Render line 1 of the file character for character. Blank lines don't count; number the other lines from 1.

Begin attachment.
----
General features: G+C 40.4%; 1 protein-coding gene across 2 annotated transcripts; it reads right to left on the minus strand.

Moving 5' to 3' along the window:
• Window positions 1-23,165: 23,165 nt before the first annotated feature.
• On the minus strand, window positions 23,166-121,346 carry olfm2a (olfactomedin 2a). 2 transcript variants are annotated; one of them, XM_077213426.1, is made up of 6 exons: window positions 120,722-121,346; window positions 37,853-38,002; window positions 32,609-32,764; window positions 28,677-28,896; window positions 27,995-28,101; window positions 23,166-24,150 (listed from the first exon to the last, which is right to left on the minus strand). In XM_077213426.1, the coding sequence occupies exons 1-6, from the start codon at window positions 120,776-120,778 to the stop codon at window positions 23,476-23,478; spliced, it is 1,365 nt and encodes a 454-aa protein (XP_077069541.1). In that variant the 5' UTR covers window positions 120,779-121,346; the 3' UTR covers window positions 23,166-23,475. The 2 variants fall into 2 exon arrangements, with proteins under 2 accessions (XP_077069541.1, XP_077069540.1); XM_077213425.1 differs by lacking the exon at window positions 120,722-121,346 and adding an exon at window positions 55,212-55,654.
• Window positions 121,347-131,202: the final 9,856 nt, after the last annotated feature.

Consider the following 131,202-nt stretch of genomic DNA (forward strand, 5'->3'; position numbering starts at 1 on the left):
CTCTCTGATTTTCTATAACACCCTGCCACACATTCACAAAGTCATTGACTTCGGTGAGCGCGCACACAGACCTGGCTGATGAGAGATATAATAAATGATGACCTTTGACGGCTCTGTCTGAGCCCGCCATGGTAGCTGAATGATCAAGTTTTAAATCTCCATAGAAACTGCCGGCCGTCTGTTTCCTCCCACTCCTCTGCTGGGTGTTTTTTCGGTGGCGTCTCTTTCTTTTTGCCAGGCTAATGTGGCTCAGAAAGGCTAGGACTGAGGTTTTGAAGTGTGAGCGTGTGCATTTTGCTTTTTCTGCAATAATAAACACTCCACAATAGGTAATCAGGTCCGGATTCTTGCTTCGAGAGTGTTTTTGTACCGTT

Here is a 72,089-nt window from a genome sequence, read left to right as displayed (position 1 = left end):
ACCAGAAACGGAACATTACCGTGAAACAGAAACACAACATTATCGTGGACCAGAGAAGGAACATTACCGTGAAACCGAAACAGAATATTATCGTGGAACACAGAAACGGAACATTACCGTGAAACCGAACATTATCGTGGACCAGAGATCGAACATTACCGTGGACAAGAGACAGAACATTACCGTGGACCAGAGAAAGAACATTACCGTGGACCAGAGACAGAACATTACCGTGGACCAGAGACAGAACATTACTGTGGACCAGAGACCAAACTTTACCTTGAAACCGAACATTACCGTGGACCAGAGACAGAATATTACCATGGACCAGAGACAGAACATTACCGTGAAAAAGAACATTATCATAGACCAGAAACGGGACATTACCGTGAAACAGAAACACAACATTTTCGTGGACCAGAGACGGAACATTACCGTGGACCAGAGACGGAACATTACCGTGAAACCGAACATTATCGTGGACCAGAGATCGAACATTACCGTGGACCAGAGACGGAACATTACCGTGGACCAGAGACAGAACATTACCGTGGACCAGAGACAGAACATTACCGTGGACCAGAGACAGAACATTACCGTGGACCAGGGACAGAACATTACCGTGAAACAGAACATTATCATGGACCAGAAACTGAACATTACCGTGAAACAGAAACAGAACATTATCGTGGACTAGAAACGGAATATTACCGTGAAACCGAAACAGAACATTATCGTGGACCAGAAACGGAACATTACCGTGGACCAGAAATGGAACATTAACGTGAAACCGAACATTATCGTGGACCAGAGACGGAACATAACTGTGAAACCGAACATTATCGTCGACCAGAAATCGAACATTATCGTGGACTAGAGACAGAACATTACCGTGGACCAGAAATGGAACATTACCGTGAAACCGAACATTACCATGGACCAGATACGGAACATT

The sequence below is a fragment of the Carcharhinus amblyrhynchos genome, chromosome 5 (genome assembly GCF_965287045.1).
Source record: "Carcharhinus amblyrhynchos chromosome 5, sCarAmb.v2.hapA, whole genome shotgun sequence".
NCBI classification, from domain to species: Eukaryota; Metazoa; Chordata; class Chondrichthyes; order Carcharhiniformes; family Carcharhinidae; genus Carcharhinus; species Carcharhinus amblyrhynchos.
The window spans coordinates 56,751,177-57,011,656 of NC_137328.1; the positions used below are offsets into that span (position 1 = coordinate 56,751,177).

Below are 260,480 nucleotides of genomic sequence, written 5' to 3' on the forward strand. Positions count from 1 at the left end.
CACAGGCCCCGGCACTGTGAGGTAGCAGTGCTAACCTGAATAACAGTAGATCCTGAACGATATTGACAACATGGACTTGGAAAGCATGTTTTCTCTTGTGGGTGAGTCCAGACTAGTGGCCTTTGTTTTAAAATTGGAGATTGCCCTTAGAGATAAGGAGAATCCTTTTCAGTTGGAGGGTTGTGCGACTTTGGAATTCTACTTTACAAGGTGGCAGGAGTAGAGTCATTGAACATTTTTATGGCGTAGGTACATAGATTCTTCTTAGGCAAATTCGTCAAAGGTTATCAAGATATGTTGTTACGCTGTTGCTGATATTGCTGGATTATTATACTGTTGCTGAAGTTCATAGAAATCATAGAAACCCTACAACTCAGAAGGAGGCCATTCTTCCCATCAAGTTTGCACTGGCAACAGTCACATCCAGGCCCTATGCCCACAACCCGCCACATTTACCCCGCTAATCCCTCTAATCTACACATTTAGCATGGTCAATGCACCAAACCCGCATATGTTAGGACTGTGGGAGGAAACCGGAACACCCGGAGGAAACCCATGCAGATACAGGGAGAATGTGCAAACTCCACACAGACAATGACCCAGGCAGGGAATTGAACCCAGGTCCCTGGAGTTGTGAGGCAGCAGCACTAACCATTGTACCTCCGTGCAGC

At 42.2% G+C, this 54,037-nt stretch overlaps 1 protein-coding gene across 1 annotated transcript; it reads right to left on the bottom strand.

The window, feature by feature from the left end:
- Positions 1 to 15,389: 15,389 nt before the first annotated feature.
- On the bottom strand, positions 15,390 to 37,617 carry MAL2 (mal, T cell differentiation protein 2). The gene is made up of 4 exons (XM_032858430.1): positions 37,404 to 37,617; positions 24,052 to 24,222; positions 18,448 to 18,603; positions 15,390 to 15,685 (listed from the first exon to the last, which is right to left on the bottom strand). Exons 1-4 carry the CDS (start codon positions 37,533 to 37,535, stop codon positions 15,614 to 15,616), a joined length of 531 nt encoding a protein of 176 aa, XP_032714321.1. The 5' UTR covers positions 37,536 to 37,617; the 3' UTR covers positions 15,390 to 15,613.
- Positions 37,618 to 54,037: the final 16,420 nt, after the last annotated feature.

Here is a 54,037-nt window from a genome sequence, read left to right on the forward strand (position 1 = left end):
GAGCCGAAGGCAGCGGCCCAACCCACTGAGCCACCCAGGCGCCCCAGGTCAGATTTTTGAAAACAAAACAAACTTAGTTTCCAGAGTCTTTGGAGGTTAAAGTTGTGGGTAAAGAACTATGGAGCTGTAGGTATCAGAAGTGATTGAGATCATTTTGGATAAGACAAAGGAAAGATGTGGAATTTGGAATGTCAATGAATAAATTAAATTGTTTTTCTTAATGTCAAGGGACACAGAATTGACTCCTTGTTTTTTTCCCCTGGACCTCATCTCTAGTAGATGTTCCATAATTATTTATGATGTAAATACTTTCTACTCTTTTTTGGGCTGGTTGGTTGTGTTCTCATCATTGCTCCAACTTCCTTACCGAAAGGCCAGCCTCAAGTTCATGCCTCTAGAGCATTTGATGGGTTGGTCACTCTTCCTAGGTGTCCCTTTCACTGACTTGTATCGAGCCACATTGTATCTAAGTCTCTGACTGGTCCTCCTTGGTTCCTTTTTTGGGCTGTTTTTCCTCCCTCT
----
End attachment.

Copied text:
General features: G+C 40.4%; 1 protein-coding gene across 2 annotated transcripts; it reads right to left on the minus strand.